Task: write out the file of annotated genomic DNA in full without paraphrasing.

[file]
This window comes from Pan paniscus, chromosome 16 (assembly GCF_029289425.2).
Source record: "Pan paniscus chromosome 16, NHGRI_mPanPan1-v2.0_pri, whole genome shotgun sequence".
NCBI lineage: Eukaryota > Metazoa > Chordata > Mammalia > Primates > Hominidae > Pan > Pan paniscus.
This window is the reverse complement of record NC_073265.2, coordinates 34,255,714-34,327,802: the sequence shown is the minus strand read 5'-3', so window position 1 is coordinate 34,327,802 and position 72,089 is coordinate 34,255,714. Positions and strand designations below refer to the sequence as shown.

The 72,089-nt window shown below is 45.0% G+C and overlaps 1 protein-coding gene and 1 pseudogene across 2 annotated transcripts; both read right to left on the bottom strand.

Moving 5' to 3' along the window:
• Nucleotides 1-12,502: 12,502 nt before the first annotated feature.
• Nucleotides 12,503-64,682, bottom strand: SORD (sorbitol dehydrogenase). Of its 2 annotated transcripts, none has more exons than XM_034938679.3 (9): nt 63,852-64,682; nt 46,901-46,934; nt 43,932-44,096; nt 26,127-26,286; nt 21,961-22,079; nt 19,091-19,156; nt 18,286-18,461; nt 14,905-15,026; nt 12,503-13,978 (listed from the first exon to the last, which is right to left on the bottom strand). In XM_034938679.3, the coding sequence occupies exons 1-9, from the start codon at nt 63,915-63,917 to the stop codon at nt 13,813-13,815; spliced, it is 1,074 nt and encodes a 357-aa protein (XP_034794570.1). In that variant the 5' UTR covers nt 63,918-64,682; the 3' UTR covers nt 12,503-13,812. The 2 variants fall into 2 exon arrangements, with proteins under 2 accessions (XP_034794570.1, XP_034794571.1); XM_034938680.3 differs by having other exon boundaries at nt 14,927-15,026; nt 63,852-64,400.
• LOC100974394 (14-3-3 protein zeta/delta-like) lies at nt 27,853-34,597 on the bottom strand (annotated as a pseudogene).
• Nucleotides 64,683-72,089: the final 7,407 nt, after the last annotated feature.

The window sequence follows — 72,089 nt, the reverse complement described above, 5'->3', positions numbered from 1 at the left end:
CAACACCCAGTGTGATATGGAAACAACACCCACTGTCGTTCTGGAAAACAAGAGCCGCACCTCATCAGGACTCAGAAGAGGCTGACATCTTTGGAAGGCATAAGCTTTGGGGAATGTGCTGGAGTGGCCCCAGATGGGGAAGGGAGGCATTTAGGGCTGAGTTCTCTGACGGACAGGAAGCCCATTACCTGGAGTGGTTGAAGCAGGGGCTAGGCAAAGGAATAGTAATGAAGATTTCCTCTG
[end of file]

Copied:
This window comes from Pan paniscus, chromosome 16 (assembly GCF_029289425.2).
Source record: "Pan paniscus chromosome 16, NHGRI_mPanPan1-v2.0_pri, whole genome shotgun sequence".
NCBI lineage: Eukaryota > Metazoa > Chordata > Mammalia > Primates > Hominidae > Pan > Pan paniscus.
This window is the reverse complement of record NC_073265.2, coordinates 34,255,714-34,327,802: the sequence shown is the minus strand read 5'-3', so window position 1 is coordinate 34,327,802 and position 72,089 is coordinate 34,255,714. Positions and strand designations below refer to the sequence as shown.

The 72,089-nt window shown below is 45.0% G+C and overlaps 1 protein-coding gene and 1 pseudogene across 2 annotated transcripts; both read right to left on the bottom strand.

Moving 5' to 3' along the window:
• Nucleotides 1-12,502: 12,502 nt before the first annotated feature.
• Nucleotides 12,503-64,682, bottom strand: SORD (sorbitol dehydrogenase). Of its 2 annotated transcripts, none has more exons than XM_034938679.3 (9): nt 63,852-64,682; nt 46,901-46,934; nt 43,932-44,096; nt 26,127-26,286; nt 21,961-22,079; nt 19,091-19,156; nt 18,286-18,461; nt 14,905-15,026; nt 12,503-13,978 (listed from the first exon to the last, which is right to left on the bottom strand). In XM_034938679.3, the coding sequence occupies exons 1-9, from the start codon at nt 63,915-63,917 to the stop codon at nt 13,813-13,815; spliced, it is 1,074 nt and encodes a 357-aa protein (XP_034794570.1). In that variant the 5' UTR covers nt 63,918-64,682; the 3' UTR covers nt 12,503-13,812. The 2 variants fall into 2 exon arrangements, with proteins under 2 accessions (XP_034794570.1, XP_034794571.1); XM_034938680.3 differs by having other exon boundaries at nt 14,927-15,026; nt 63,852-64,400.
• LOC100974394 (14-3-3 protein zeta/delta-like) lies at nt 27,853-34,597 on the bottom strand (annotated as a pseudogene).
• Nucleotides 64,683-72,089: the final 7,407 nt, after the last annotated feature.

The window sequence follows — 72,089 nt, the reverse complement described above, 5'->3', positions numbered from 1 at the left end:
CAACACCCAGTGTGATATGGAAACAACACCCACTGTCGTTCTGGAAAACAAGAGCCGCACCTCATCAGGACTCAGAAGAGGCTGACATCTTTGGAAGGCATAAGCTTTGGGGAATGTGCTGGAGTGGCCCCAGATGGGGAAGGGAGGCATTTAGGGCTGAGTTCTCTGACGGACAGGAAGCCCATTACCTGGAGTGGTTGAAGCAGGGGCTAGGCAAAGGAATAGTAATGAAGATTTCCTCTG